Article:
"Individuals, in general, act for their own self-interest"
As JTK pointed out (though not directly), you can no more criticze a worker acting in his own self-interest by joining a union than you can criticize a worker accepting a wage ("at the expense" of everyone else who could have worked there.) Unions can be seen as representing a worker's enlightened self-interest in the same way that the national cattleman's beef association (and the countless other industry specific organizations) are good for the beef business. It allows them to pool their resources and coordinate their actions, and so forth. Whether or not you agree with this analysis of whether unions work is beside the point; it'd be like providing a critique of the efficacy of the "beef: it's what's for dinner" advertising campaign; acceptable, but without teeth.

So I agree, the owners of small businesses should be up in arms on the side of the transit strikers. If they were only paid a fair wage, these small business owners would see the usual barage of holiday customers.

They "operate on a

They "operate on a shoestring"? How can retail establishments in NYC have machine guns??

Unions In Context Jonathan

Unions In Context
Jonathan Wilde, writing in Catallarchy, puts unions in context:
There are lots of little guys, and lots of groups of little guys, and different unions represent different little guys, and most little guys don’t have any union to represent them. Som...

Freedom Of Contract: A Novel

Freedom Of Contract: A Novel Libertarian Interpretation
Libertarians enthusiastically defended oil companies that raised their prices in the wake of Katrina, but they've had little appetite for defending the NY transit workers who decided to raise their prices.

It was amusing to see someone who calls he...

Matt, "As JTK pointed out

Matt,

"As JTK pointed out (though not directly), you can no more criticze a worker acting in his own self-interest by joining a union than you can criticize a worker accepting a wage ("at the expense” of everyone else who could have worked there.)"

I'm wondering why oil comapanies get a vigorous defense here when charged with price gouging, but strikers don't.

For one, oil companies were

For one, oil companies were charging market prices. Charging lower prices would have led to a shortage. There wouldn't have been any shortage if the union hadn't gotten pay raises.

Second, as one of my fellow Catallarchists pointed out, oil companies really aren't all that profitable over the long run, whereas there's no question that the MTA workers have pretty cushy jobs compared to workers with comparable education and skill levels in the private sector.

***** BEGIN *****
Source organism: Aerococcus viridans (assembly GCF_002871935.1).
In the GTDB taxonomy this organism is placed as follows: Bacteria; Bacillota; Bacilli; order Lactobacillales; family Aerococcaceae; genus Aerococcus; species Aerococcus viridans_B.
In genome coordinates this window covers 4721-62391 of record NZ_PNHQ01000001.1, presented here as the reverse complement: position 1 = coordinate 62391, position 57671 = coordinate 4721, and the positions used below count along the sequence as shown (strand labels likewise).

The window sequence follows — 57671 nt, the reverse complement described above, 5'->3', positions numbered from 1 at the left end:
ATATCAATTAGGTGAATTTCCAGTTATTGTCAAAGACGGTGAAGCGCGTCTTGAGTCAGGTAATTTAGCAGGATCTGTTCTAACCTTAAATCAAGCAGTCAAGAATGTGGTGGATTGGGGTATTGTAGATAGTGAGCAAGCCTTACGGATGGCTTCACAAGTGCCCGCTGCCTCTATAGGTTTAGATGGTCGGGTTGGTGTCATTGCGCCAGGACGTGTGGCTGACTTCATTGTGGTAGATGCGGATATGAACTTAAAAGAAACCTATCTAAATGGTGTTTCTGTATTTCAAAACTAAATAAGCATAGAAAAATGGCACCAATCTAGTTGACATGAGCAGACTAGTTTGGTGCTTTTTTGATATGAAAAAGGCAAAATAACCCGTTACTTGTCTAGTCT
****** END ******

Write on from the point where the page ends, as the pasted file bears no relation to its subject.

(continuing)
I have no problem with private-sector unions, as long as they operate only by collusion, rather than by violence, physical intimidation, and legal privilege. I doubt they'd be very effective under those constraints, but I have no objection to them trying.

It's harder to make judgments about specific union actions in the public sector because the incentives are all messed up. For example, a politician might concede to a union's demands for political or ideological reasons when the right financial decision would be to replace them. And since government is protected from competition and can't go bankrupt, the ultimate check on the power of unions (i.e., driving the employer out of business) doesn't exist.

In order to protect the interests of taxpayers, I would prefer that all public-sector employees be forbidden, as a condition of employment, from unionizing. Government should pay as whatever it needs to to get the job done right, and no more. Providing sinecures is not a valid goal for an organization which appropriates its funding by force.

For one, oil companies were

For one, oil companies were charging market prices. Charging lower prices would have led to a shortage. There wouldn’t have been any shortage if the union hadn’t gotten pay raises.

Seems like there was an acute shortage last week. What prevented NY from replacing them at "market prices" when they were on strike?

I would prefer that all public-sector employees be forbidden, as a condition of employment, from unionizing.

And what's your remedy if they do? Are you entitled to compel specific perfomance?

Fire the lot of them if you like, but you needn't worry about strikes if you can do that.

JTK, You know as well as I

JTK,

You know as well as I do that what prevented NYC from replacing the strikers was the law- city, state, and federal, which covers and governs all actions related to striking. That, and a strong political/social animus in NYC against strikebreaking and scabs.